Next stop for your smartphone or tablet - anywhere between 2GHz and 2.8GHz

Next stop for your smartphone or tablet - anywhere between 2GHz and 2.8GHz
ARM Holdings and Global Foundries, which are the brains and brawns behind mobile chipsets like the one in your smartphone, announced at GTC 2010 that they have managed to put ARM's Cortex-A9 dual-core chipset on a 28nm production process. The upper limit of those 28nm silicon wafers coming out of Global Foundries is listed as 2.5GHz, and we are even reading some small print at the bottom of the presentation sheet below, citing "voltage overdrive" up to 2.8GHz

In layman's terms this cooperation means a 40 percent increase in performance, a 30 percent decrease in power consumption, and a doubling of the standby battery life when compared to the 45nm technology used in the Samsung Galaxy S, the iPhone 4, and the Motorola DROID X and DROID 2. The DROIDs have Texas Instrument's OMAP3 chipset inside, and are currently besting almost all smartphones in terms of battery life, at least until the 45nm Snapdragon in T-Mobile G2 appears this month, and we can see what it is rated at.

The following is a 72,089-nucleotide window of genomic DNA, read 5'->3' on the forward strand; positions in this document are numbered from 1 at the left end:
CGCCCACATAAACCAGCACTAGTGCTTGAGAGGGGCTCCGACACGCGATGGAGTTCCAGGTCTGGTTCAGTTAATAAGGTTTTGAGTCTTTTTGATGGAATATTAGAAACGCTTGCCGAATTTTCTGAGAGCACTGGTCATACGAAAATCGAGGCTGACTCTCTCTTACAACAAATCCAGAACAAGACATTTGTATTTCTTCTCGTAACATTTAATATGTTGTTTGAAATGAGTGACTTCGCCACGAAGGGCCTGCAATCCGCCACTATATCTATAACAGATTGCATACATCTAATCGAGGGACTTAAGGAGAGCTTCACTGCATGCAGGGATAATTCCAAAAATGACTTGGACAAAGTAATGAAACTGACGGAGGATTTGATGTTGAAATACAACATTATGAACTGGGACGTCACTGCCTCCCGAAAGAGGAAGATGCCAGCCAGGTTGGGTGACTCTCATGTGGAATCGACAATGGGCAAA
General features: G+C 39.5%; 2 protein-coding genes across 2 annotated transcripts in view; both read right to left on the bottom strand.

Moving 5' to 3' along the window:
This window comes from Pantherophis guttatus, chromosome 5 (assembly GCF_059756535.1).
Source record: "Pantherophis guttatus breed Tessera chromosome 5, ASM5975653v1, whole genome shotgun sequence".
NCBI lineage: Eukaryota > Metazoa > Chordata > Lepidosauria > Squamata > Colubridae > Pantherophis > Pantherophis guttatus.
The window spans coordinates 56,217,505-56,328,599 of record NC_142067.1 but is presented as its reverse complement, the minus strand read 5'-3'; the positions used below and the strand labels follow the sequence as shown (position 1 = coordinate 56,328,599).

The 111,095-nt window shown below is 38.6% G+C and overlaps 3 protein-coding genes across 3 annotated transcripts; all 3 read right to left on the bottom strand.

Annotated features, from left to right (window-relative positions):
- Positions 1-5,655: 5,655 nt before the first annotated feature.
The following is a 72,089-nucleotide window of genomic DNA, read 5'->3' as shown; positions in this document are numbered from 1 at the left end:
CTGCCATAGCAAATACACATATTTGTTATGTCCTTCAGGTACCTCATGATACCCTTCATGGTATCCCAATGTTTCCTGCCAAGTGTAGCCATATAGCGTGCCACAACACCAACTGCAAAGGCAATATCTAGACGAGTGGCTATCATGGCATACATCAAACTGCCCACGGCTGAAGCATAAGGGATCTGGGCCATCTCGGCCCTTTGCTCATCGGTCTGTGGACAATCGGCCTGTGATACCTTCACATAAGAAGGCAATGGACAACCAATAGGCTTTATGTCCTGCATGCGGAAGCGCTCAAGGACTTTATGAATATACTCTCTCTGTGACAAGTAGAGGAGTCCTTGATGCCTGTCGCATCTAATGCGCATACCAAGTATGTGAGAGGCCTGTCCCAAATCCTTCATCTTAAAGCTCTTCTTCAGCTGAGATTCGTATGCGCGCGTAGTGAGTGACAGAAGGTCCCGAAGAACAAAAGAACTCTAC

Texas Instruments will be the big beneficiary here, since it licensed first the next ARM chipset codenamed "Eagle". Given TI's close-knit ties with Motorola, it won't be startling if those rumors Moto was spreading that it will issue a phone running at 2GHz, actually hold water.

Global Foundries is thinking what the future holds as well, as it has already laid a roadmap for a 20nm production process, devices with which should start appearing around 2013.

source: bsn

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